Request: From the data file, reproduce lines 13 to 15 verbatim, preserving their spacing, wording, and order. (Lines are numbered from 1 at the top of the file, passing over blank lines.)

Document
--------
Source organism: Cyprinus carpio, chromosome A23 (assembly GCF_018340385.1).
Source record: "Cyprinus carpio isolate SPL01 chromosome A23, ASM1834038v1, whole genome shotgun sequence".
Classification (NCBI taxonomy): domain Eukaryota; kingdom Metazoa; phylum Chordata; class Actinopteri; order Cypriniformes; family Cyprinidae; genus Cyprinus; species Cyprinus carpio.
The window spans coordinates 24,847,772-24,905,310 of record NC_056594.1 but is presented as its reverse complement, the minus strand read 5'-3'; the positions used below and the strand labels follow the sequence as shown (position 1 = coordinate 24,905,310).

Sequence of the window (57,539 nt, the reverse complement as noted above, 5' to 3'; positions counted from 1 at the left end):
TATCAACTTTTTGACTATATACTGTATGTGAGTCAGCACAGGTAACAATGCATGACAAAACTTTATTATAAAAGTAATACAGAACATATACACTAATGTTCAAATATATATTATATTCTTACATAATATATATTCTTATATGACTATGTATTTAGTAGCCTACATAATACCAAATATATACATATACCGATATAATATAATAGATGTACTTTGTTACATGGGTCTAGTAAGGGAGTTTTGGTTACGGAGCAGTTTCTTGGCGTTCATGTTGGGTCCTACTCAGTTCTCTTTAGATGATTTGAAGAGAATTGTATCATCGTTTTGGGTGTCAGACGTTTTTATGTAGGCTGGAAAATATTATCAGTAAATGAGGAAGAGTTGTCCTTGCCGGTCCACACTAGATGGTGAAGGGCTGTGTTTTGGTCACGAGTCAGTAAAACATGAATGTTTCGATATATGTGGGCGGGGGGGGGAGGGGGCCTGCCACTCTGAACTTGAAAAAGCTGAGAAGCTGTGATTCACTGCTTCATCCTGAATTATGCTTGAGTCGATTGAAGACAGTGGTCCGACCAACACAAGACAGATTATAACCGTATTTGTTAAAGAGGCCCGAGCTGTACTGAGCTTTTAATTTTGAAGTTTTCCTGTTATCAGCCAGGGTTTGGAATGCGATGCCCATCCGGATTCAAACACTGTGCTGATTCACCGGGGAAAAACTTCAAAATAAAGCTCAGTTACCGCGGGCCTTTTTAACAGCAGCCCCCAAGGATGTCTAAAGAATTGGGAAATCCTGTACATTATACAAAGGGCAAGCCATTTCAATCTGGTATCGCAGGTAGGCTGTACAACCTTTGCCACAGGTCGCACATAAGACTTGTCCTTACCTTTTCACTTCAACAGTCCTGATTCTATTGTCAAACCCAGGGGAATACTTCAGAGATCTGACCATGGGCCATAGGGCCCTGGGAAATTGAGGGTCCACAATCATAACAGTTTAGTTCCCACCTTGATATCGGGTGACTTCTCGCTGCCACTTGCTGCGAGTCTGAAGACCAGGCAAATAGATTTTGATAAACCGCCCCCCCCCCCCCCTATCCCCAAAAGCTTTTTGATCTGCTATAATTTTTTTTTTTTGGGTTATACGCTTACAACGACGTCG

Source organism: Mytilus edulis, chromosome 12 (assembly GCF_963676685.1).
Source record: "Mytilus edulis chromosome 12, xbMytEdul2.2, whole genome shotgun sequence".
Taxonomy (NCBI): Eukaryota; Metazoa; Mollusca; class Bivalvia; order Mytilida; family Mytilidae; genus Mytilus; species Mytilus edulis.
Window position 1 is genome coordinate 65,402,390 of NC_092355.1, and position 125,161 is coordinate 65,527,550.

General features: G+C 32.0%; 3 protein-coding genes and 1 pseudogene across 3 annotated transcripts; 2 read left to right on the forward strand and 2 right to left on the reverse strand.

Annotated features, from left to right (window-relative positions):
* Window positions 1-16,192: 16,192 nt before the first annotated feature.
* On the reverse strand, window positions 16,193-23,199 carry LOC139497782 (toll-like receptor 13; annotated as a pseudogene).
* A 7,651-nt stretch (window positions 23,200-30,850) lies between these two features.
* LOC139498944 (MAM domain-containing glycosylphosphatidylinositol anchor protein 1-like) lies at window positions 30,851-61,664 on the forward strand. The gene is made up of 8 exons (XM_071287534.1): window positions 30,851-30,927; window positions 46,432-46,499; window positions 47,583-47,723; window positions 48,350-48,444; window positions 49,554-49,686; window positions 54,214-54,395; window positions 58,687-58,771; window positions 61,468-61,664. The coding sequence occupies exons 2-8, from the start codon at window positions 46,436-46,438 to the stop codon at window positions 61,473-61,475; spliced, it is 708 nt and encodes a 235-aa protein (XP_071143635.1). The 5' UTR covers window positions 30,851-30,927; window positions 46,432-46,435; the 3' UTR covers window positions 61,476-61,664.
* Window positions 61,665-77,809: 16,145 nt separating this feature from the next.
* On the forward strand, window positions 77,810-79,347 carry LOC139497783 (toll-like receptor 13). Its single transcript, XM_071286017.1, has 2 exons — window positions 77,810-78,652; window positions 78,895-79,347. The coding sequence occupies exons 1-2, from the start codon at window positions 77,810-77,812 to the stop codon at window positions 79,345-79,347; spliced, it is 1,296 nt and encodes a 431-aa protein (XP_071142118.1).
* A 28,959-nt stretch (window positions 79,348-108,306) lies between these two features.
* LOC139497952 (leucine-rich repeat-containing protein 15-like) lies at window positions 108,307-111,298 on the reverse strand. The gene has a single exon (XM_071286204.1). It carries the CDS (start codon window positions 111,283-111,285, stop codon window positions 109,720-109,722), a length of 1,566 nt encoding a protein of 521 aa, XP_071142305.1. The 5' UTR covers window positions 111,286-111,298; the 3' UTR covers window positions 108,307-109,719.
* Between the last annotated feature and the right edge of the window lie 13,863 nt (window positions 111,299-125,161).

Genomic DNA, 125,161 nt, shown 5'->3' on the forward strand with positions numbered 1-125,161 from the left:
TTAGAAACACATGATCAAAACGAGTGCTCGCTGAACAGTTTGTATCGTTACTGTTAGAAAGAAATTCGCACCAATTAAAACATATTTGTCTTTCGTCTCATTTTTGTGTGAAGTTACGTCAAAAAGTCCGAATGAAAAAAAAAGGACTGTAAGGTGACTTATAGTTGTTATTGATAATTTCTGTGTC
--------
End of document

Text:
* Window positions 1-16,192: 16,192 nt before the first annotated feature.
* On the reverse strand, window positions 16,193-23,199 carry LOC139497782 (toll-like receptor 13; annotated as a pseudogene).
* A 7,651-nt stretch (window positions 23,200-30,850) lies between these two features.